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Lethbridge Herald Newspaper Archives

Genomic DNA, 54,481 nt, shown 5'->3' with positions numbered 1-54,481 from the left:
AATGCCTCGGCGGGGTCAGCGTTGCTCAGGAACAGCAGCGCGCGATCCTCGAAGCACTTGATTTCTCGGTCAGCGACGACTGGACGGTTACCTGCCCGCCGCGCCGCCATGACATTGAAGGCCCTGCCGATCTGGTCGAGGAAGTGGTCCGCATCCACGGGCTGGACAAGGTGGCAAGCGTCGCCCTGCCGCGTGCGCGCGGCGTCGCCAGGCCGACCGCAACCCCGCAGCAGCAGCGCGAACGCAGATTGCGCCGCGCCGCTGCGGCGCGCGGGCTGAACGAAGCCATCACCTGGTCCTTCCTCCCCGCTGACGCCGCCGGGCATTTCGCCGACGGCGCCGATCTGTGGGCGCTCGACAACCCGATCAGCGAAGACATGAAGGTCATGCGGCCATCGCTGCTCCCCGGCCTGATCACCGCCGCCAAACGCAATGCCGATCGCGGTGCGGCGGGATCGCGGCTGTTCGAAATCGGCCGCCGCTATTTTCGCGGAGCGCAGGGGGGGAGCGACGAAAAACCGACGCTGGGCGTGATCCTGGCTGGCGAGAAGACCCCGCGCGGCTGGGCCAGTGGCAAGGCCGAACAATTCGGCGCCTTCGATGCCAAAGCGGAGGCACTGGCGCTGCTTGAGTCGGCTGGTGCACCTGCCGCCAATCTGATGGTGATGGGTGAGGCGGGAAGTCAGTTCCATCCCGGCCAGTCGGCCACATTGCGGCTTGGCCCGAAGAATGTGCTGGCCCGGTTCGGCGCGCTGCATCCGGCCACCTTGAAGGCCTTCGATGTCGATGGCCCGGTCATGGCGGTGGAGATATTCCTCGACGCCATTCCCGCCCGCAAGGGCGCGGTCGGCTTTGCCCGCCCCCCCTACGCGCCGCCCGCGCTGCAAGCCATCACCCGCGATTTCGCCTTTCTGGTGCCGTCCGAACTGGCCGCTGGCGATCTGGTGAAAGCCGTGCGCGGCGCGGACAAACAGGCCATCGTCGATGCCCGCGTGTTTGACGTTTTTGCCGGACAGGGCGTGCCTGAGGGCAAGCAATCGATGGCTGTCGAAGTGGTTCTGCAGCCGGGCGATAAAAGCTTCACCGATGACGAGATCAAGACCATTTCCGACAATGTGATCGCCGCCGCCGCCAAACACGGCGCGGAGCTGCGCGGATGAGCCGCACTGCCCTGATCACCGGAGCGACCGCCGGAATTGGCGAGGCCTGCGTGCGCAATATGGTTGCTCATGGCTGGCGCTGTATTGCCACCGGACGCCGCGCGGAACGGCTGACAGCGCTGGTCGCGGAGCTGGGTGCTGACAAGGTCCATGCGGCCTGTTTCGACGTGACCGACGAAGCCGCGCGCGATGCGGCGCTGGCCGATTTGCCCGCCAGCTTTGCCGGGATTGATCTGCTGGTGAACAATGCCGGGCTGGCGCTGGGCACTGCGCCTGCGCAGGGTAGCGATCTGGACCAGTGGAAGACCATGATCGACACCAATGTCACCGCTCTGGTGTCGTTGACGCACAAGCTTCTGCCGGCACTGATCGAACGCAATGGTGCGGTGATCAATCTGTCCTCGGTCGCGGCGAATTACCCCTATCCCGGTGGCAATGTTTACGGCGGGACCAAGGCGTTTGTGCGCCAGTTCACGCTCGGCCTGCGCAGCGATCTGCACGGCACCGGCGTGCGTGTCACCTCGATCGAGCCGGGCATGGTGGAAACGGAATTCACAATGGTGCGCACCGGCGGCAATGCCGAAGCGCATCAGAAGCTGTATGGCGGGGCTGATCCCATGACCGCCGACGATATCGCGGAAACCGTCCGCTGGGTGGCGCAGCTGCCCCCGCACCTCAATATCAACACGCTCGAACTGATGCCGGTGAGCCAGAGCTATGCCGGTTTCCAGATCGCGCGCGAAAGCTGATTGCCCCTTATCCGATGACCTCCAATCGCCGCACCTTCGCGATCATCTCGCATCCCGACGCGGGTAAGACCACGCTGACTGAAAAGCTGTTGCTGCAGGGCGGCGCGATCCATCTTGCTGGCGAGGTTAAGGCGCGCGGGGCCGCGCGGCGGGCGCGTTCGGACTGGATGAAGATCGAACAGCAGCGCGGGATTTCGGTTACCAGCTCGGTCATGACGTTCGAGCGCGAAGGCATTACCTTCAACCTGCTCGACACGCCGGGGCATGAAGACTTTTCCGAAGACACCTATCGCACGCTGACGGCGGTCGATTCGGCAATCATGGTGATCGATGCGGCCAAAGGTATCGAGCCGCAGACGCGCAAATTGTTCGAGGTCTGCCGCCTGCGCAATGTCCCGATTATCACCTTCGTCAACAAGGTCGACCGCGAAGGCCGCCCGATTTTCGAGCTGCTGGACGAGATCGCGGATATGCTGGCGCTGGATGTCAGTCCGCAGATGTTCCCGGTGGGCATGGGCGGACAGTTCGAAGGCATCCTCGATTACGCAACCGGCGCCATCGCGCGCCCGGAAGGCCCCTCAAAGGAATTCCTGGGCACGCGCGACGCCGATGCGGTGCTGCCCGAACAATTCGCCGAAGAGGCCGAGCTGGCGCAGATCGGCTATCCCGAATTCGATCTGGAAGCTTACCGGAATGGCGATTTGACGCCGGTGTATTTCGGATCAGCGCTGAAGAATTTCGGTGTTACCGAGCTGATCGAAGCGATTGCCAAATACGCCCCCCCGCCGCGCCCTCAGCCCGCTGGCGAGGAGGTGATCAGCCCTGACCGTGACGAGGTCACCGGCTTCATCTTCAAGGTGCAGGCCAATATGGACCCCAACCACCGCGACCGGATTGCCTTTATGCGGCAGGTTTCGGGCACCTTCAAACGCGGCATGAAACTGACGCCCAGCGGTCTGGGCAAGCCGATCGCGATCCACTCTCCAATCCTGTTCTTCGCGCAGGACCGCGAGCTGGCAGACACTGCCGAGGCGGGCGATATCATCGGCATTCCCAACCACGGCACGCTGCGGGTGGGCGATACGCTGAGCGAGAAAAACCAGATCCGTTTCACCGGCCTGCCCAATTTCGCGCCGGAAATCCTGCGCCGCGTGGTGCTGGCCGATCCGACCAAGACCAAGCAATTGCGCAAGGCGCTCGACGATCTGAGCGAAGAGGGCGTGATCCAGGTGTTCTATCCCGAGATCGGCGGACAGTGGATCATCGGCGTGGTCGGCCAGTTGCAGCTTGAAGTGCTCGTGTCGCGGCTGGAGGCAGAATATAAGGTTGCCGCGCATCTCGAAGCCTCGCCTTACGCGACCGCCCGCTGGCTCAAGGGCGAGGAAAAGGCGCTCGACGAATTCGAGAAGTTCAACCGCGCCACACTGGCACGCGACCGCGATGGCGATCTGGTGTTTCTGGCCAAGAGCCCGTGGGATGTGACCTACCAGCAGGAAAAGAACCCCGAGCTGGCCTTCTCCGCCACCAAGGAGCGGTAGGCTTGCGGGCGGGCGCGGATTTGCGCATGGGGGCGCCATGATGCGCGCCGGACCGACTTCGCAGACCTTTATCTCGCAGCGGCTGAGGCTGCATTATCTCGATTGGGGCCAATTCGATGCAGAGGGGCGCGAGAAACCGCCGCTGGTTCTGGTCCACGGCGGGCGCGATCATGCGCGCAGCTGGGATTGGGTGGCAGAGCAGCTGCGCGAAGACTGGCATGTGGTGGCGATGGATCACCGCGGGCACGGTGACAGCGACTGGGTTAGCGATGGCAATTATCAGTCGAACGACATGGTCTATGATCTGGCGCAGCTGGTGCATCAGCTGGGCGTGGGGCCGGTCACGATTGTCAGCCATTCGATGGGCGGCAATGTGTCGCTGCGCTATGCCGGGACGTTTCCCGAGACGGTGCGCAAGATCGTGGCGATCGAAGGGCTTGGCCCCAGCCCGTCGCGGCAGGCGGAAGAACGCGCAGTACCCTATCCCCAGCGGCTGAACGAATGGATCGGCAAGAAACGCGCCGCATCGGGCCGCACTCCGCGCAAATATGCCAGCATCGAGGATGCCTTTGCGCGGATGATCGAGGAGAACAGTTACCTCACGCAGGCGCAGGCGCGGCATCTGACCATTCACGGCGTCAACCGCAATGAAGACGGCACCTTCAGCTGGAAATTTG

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Lethbridge Herald (Newspaper) - January 27, 1971, Lethbridge, Alberta WadMKtoy, January 27, 1971 - TNI UTHBRIDGE HERAtD - 8 Joyce Egginton New light on the Vinland map TVEW HAVEN' Connecticut - Yale scholars who have been studying the Vinland Map and related documents' over the past five years are now convinced beyond any doubt that the map - copied in the 1430s from at least one earlier map-is authentic, and that the North American continent was definitely settled by Vikings almost 500 years before Columbus discovered it in 1492. Further evidence of the Viking settlement is expected to be published by the Norwegian archaeologist, Helge Ingstad. Early in 1969, Dr. Ingstad described how he unearthed relics of some typically Viking houses, around 1,000 years old, in the remote fishing village of L'Anse aux Meadows on the north-eastern tip of Newfoundland. At first some scholars were skeptical of the origin of these findings. However, it is now revealed tha't in a further "dig" last summer at the same site, the 71-year-old Dr. Ingstad discovered a great many more artifacts which are unquestionably Viking. Dr. Ingstad is preparing a scientific report of these finds, expected to be published this year. ? ? * "The objects he found have to be Viking; they can't be from anywhere else," commented Mr. Thomas E. Mar-ston. Curator of Medieval and Renaissance Literature at Yale's Bienecke Rare Book Library here. Mr. Marston has been in charge of research on the Vinland map, which is delicately drawn in brown ink on vellum and measures 11 by 16 inches. The map shows what was then known of the world, Vinland, as the Vikings called the North American mainland, appears as a large island, a little smaller than Greenland (which is drawn with surprising accuracy), embracing the territory of Newfoundland and what appears to be the mouth of the St. Lawrence. It to impossible to tell from the map how far south the Vikings explored - whether they crossed what is now the Canadian border and came south into New England - because of the inaccuracy of the scale. "They just drew what they knew and rounded it off as an island, probably because it did not occur to them that this land could be much different in size from the countries they knew," says Mr. Marston. A notation on the map shows that Vinland was first sighted by Viking seamen in the year 999 AD but that a landing, led by Leif Ericsson, did not take place until the following year. From then on, Vinland was developed by the Vikings as "a very minor colony" for the next 350 years, Mr. Marston believes. Throughout this time, the Vikings from northern Norway were making annual expeditions to their larger Greenland colony for the furs and. wood which they lacked in their own land. From there, they probably travelled back and forth to Vinland for the same purpose with somewhat less frequency. It is still not known how they managed to navigate ' their wooden sailing ships. "They used the Hebrides, Iceland and Greenland as stepping stones across the Atlantic," says Mr. Marston. "If they did it right, they could get all the way to Greenland and never lose sight of land for more than 48 hours. Vinland was Just one more step west. "Vinland is mentioned in a chronicle of the Scandinavian church as early.as the year 1100, but until the map was found scholars were only guessing at where it was. It is known that the Pope sent a bishop to the churches in Greenland and Vinland, but then the bishop disappears from history. An inscription on the map states that this lush country of Vinland was discovered after a long voyage, and that Leif Ericsson's crew remained there a long time, in both summer and winter. They were probably all northern Norwegians and the Vinland climate must have seemed pretty good to them." * it w Inexplicably, all records of the Viking expeditions' to Greenland and Vinland disappear around the middle of the fourteenth century. Mr. Mar* ston's theory is that the Black Death was to blame. "It had a terrible effect upon the Scandinavian population, and seems to have put an end to their colonial expeditions. The Vikings' last recorded Journey from Norway to Greenland was in 1347, which coincides with the plague." Mr. Marston also believes that this is why the Ottoman Turks were able to make their large, easy conquests of eastern Europe at the same time. "They had adopted from the Arab conquerors the rigid rule of never camping in any one place for more than three days. The fact that they were always on the move made them far less susceptible to the Black Death which was raging across Europe." Other scholars have suggested that the Viking settlement in Vinland may have died out because it was overrun by Indians, or because the Vikings intermarried with local Indians. There are some common elements in the ancient language of some North American Indian tribes and the medieval speech of Norsemen. The Vinland map came to Yale by devious means from the large private collection of a Spaniard who owned it, probably without realizing i t s importance, for many years. It was purchased from the Spaniard by an Italian dealer who sold it to an American dealer, Laurence Witten. Mr. Witten sold the map "for a very great sum" to an anonymous donor who gave it to Yale's Bienecke collection in 1965. Bound with the map was a manuscript, known as the Tartar Relation, which describes the travels of Benedict the Pole through Mongolia - Benedict having been sent by the Pope to find out about the Mongols. The text of B e n e d i c t's report was written in 1248, and was copied into manuscript form in the 1430s, contemporary with the Vinland map. "To me it is every bit as important, if not more important, than the map," says Mr. Marston. "It describes the Mongol attack upon Germany, Hungary and right down the Adriatic, with many details that were unknown to historians before." It was obvious from the beginning that the Vinland Map and the Tartar Relation were part of a larger volume, of which three more sections were missing. These had apparently become separated when the original binding fell apart and a reblnding job was done, probably in the last century. ? ? . * By "an absolutely astonishing piece of luck," Mr. Marston recalls, one missing section of the book was tracked down by Mr. Witten to a London dealer in rare books about a year .after Mr. Witten acquired the map. This section had originally come from the same Spanish collection and was purchased for Yale for a comparatively trifling sum, about $160. Entitled Speculum Historiale, it is a 13th-century world history by Vincent of Beauvais and, according to Mr. Marston, "a remarkably fine Job for the period." There was no doubt that the Vinland map, The Tartar Relation and Speculum Historiale belonged together because even the worm holes matched. Working in his spare time, Mr. Marston has made some interesting discoveries about the manuscript. He believes that the Vinland map is a copy of Get together with the easy-going flavour of Motson Golden. It's the great get-together beer for good company and good times. Maison Golden ...the great get-together beer! two earlier maps, one covering the r e s t of the known world. How much was known remains indefinite: there is a land mass at the east of Asia which might conceivably be Japan, or is just as likely the cartographer's imagination. In the Atlantic there is a suggestion of the Azores, or possibly the West Indies, but Just as likely the "islands" were make-believe and put there for decoration. Evidence of the two earlier maps was apparent after microscopic examination of the Vinland map (and it needs a magnifying glass to read the incredibly fine script). This showed a difference in the spelling of various places. In one section the Latin diptbong is shown as "e" which was medieval practice; in the other it appears as the classical "ae". Mr. Marston comments: "Apparently the scribe was using two sources and just copied what he saw." , Mr. Marston believes he has Sacked down the identity of e scribe, although he is cautiously withholding it "until I have thoroughly convinced my-. self by seeing some other work from his hand." He will state, however, that the writer was a priest who served as a notary at the Council of Basle, the last of the three reforming councils of the fourteenth century which were aimed at healing .the schisms over the Papacy. Although the Vinland map and its accompanying text had been rebound, Mr. Marston found, on the glue of what was left of an original binding, the off-print of some vellum leaves which had comprised a rejected document from the Council of Basle, dated 1437. ? ? * He also believes that the priest copied the manuscripts for his personal pleasure, and that the entire volume was his penmanship. "From the writing, he was obviously a professional scribe," said Mr. Marston, "but I think he did it for himself because there are certain elements in his work which would not have been tolerated in a professional scriptorium. He used at least five lot* of ink. Later, as he began to run abort of vellum, which was terribly expensive, he started squashing together more lines on a page. It was the mark of a professional scribe, doing a commissioned work, to use the same ink throughout, and never to vary the number or size of lines' on a page." Two sections of the original book are still missing, and these are the vital ones-most probably dealing with the explorations of Leif Ericsson, who is described by Mr. Marston as "a son of Eric the Red who settled in the Greenland colony after he was kicked out of Iceland for murdering somebodv." Mr. Marston adds: "We still hope that somewhere in some library, by some wonderful chance, the missing manuscript will show up." (Written for The Herald and The Observer, London) Sesame Street By don Oakley NEA Service fHE COUNCIL for Basic Education, a private, nonprofit organization in Washington devoted to combating the insidious influence of Dick and Jane and the look-say method of learning to read, has given its cautionary stamp of approval to Sesame Street. As almost everyone knows by this time, Sesame Street is the immensely popular educational television program initiated last year to teach disadvantaged children of preschool age. On the basis of a study of nearly a thousand Sesame Street regulars by the educational Testing Service, "it seems unmistakably clear," says the CBE, "that television can sell letters, numbers and other rudimentary knowledge and skills to disadvantaged preschoolers in the same way it sells patent medicines and cosmetics." However, there are some nagging doubts, says the council. "Are there unmeasured disadvantages in hawking the letter H and the number 3 in the same manner and on the same medium as are hawked indiges-tin pills and overpriced toys? In encouraging children to watch a worth-while show like Sesame Street, are we encouraging indiscriminate television watching as well?" This seems a little like fretting that when we give a copy of an exciting classic like "Treasure Island" to a child we may be running the risk of encouraging his interest in trashy literature. Most people will consider the risk, in both cases, well worth taking. Silly diplomacy The Christian Science Monitor rpHE joint American-British withdrawal from the United Nations' Colonialism Committee is an example of weak-kneed and self-defeating diplomacy. Granted that this 21-nation committee has been largely a sounding board for Communist-bloc and Asian-African charges against the West, many of them half-baked, many others deliberately false. Granted that several other lands, among them Australia, Italy, and Norway, had withdrawn earlier. But running away from such a situation, even with one's nose proudly in the air, is not the right method of counterattack. This withdrawal will almost certainly have two immediate effects; The first is to abandon this committee (in which many Asian and African nations set great store) to the Communists in even greater degree. The second is to convince Asians and Africans that the Anglo-Saxons are withdrawing because they have a bad conscience about colonialism. In the ever-ongoing tug-of-war between .communism and democracy for the sympathy of Asia and Africa, Moscow could not have devised a more favorable gift for itself than the one which Washington and Lorn/don have just handed it. Truly, we wonder sometimes just who it is who works out steps of this nature. We believe that the right course would have been for America and Britian to have remained on the committee and to have determined to use it as an admirable springboard for continual counterattacks against Soviet hypocrisy in this matter of colonialism. There is today on the world's moral agenda no single deed of more flagrant colonialism than the 1968 Russian invasion of Czechoslovakia and the consequent reduction of that country to the status of a helpless Soviet colony. True, the nations of Asia and Africa could hardly care less what happens to a white European land, their interest being - perhaps quite understandably - focused on their past and present grievances against the white world. But this is no excuse for not seeking - boldly, aggressively, continually - to make them aware of Soviet colonialism. To believe that this cannot be done is to insultingly write off Asians and Africans as unreachable and unteacbable. Several years ago this committee was headed by a Tunisian friendly to the West. Yet neither America nor Britian made any real effort to seize this opportunity to lead the committee into an evenhanded position on colonialism wherever and under whatsoever conditions it exists. The present withdrawal can only weaken American and British diplomacy and, even worse, further undermine the United Nations. Reactionary policy By Clyde Ryan, la Montreal Le Devoir 'pHE Trudeau government has in mat-ters of public finance followed one of the most reactionary policies we have witnessed since the last world war. Obsessed by the objective of a balanced budget, it has forced provincial and municipal governments to increase their foreign debt while holding its own deficits at bay by fiscal stinginess, boasting at the same time of having achieved budgetary surpluses. It has taken from the private sector such a portion of the gross national product that the dynamism of this sector has been weakened. And finally it has reduced numerous groups of citizens dependent directly on state support to a n income level that makes them beggars. This government is today harvesting what it has sowed. Its stinginess is turning back on it. It has throttled inflation, but has done so by cutting off the breath of sectors of society which in no way deserved such treatment. The time has come to return to a more dynamic concept of public finances. The government should offer new stimulants to economic agents whose decisions and creative action are essential to economic expansion. These stimulants . . . should take the form of immediate fiscal alleviation. For the kinds of citizens particularly affected by the economic slowdown, in particular old age pensioners and the unemployed, the government should . . . show it is re-resolved to interest itself in their plight in mora than Just words. ... 6Junk called astrology9 By Rap Nedumpara. In a letter to The Hamilton Spectator VOUR editorial "Help From Heavenly x Bodies" (January 2) is a very uncharitable and misleading satire on Indian thought. The editorial seems to have been aimed at creating a caricature of the Indian Prime Minister, Mrs. Indira Gandhi, as an old witch, practising black magic with the help of an army of astrologers, over 540 million superstitious people. In fact the boot is on the other leg. There is more of that junk called astrology sold at North American bookstores and newspaper stands than in India. Is there any newspaper in Canada which does not have a column on what astrology has for you for the day? For whose sake does The Spectator pay for and publish that daily column "What the Stars Foretell" by Sydney Omarr? Is it for internal consumption or for export into the oriental markets? There are many Indian newspapers that do not have a column of fortune telling; and those that have it publish only once a week. With reference to Prime Minister Indira Gandhi's own attitude to astrology, there was a brief news report on page 31 of The Spectator, December 30, wherein she had stated that "she had fought superstition since she was a small child, and that she was certainly not going back to it at this age." If the lead writer bad read this report before writing his satire, the readers could have got a quite different editorial. Harvests and politics The London Times JN (recent) weeks the Chinese have been reporting abundant harvests from different parts of their vast country. India's hundreds of millions of peasants have also been enjoying a good harvest after a succession of years of agricultural advance, though the thoughts of Mrs. Gandhi are not claimed as the reason for this progress. Politically China and India may be poles apart but when it comes to the hard equation of politics and agricultural production neither Chairman Mao nor Mrs. Gandhi can ignore the bitter facts. Indeed, one of the reasons why Mrs. Gandhi is calling an early election is that the experts have said that the rising graph of India's agricultural advance may now have reached its peak. The equation of politics and food in Asia may be illustrated in both countries. The rule would seem to be that a country can take a political upheavel against the background of good harvests, or it can stand bad harvests when government is strong and reasonably confident; but if bad harvests accompany political upheaval then there is likely to be trouble. Chairman Mao's great leap forward to 1958 - which was certainly a political upheaval for the Chinese masses for the party leadership - ran into immediate trouble with a succession of bad harvests. Three years were needed for the recovery and it might be said that the Chinese Communist Party has never been the same since. The cultural revolution on the other hand, though it often approached the brink of political disaster, always recovered: the good harvests were a help. And by now, two years after, China is humming with vigour and renewed progress. Yet one wonders whether Chairman Mao would be as readily venerated as he is now had China not had a run of five good harvests in these politically momentous years. And could India have faced the total split of the Congress Party a year ago, or the near chaos that has settled on one after another of the state governments if all this political instability had been accompanied by bad harvests rather than good? Bad governments are at risk with empty granaries. The truth no longer hurts By Dong Walker rpHE British had had plans for invading Norway in 1940 but were forestalled by the Germans. So claimed Cambridge historian Herbert Butterfield in his 1953 book, "Christianity, Diplomacy and War." Germany's invasion of Nbrway was such a shock to the moral susceptibilities that one of Butterfield's pupils, who had been a conscientious objector, joined the navy. He died in service without knowing of his own country's plans. Even in 1953 it was news to me so I phoned the reference department of the Calgary Public Library for further detail!. The librarian was outraged by the idea that anyone would think the British capable of such a thing and flatly refused to do any research. I wonder what she thinks now that the secret British government documents for 1940 have been opened to the public under the 30-year rule, confirming that Britain did in fact have plans to occupy part of Norway? Perhaps she will take it with a shrug, for as Butterfield wrote, "it makes a considerable difference if the real truth is allowed to leak out only at a later time, when all passion is spent." ;